Wednesday, 29 April 2009

Minister Chen in the WSJ - April 27, 2009

Strengthen U.S.-China Trade Ties

Now is no time for protectionism.

Economic links have always been an important basis for the China-U.S. relationship, and the growth in trade between the two countries has been robust since the establishment of normal diplomatic relations. Today, China and the U.S. are each other's second-largest trading partner; the value of the two-way trade in goods exceeds $300 billion.

U.S. businesses have benefited greatly. In the past five years, American exports to China have doubled. The U.S. trade surplus with China in services has grown 36% every year, and the overall value of U.S. export services to China exceeded $16 billion last year. U.S. businesses have invested more than $60 billion in 57,000 projects in China. In 2007, American-funded companies in China enjoyed a 17% increase of profit, while domestically the profit of U.S. businesses dropped by 3% on average.

But the commercial ties between our two nations are affected by the global financial crisis. Chinese statistics show bilateral trade dropped 6.8%, and U.S. investment in China slumped 19.4%, on a year-on-year basis in the fourth quarter of last year and the first quarter of this year.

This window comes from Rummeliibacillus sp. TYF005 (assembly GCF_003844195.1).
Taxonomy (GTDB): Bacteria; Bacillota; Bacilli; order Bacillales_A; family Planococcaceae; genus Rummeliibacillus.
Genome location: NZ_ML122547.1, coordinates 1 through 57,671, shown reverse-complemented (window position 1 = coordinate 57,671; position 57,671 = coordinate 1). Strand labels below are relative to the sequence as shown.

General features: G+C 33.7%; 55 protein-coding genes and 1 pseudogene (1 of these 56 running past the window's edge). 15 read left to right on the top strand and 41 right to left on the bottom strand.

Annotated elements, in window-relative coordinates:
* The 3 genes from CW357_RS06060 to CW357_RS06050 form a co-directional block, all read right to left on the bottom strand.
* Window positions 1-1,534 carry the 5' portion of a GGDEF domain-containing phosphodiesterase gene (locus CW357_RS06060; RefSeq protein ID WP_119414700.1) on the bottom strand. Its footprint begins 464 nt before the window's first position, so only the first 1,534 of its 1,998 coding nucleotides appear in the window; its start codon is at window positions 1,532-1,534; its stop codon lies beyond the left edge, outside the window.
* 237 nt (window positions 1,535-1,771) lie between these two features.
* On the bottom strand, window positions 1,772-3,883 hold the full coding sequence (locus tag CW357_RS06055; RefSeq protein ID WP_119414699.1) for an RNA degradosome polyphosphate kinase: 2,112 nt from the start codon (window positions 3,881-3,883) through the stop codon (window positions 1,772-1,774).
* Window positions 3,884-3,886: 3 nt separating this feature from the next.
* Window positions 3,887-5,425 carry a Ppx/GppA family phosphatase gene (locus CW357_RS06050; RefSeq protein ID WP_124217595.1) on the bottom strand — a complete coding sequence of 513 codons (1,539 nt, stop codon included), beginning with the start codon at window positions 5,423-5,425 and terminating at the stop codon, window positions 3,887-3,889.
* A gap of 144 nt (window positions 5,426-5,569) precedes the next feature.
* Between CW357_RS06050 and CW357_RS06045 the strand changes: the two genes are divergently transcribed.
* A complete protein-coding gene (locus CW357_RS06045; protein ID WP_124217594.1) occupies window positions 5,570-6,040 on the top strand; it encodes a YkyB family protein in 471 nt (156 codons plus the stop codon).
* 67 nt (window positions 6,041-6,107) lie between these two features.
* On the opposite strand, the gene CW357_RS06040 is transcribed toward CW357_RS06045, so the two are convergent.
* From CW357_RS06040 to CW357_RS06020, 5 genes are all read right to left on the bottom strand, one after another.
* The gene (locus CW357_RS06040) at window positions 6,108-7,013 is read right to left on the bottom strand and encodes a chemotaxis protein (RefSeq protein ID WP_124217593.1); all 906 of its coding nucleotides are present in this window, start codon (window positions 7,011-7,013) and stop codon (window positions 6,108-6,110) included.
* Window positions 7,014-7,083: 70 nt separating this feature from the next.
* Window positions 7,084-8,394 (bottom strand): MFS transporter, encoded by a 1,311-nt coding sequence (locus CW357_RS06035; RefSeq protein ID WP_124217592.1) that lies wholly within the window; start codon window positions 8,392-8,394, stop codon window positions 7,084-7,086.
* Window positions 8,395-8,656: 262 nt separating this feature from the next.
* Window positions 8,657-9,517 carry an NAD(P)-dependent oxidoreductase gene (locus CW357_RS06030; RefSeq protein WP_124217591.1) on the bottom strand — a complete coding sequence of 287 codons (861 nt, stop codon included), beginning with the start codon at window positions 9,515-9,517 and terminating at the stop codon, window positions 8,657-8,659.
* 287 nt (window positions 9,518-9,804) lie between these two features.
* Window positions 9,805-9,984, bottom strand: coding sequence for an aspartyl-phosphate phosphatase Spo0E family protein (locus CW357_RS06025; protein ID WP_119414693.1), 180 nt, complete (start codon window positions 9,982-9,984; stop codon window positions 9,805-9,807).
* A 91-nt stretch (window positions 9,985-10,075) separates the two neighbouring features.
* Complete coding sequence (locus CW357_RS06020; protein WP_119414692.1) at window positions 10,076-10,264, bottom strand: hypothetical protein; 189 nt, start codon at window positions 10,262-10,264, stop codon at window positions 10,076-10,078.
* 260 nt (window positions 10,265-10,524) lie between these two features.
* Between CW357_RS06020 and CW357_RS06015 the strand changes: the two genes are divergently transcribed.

History tells us that the more serious a crisis becomes, the more committed we must be to openness and cooperation. Regrettably, however, trade measures by the U.S. against China are on the rise. Recently, American industries have petitioned the U.S. government for antidumping investigations, and for investigations under the World Trade Organization's "special safeguard provision," which could restrict imports of Chinese products. This will seriously test China-U.S. economic and trade relations.

Despite these challenges, the need to foster positive Sino-American ties has never been greater. We need to recognize the existing differences between us in social systems and economic development, and constantly enhance mutual understanding and trust. Both countries should step up cooperation on trade and investment issues, and explore and establish new possibilities for cooperation in such areas as agriculture, new and high technology, finance, energy and the environment. Dialogue and communication also need to be intensified concerning multilateral and regional trade and economic affairs. To that end, I would like to put forth four proposals:

- First, seize the opportunity for cooperation, and work together to tackle the crisis. At present, both governments have rolled out economic stimulus packages on a massive scale, which in turn are expected to become new growth areas for our trade and investment cooperation. For example, China's demand for infrastructure, machinery and equipment, and environmental protection is huge. It is hoped that both countries would turn these opportunities into tangible outcomes.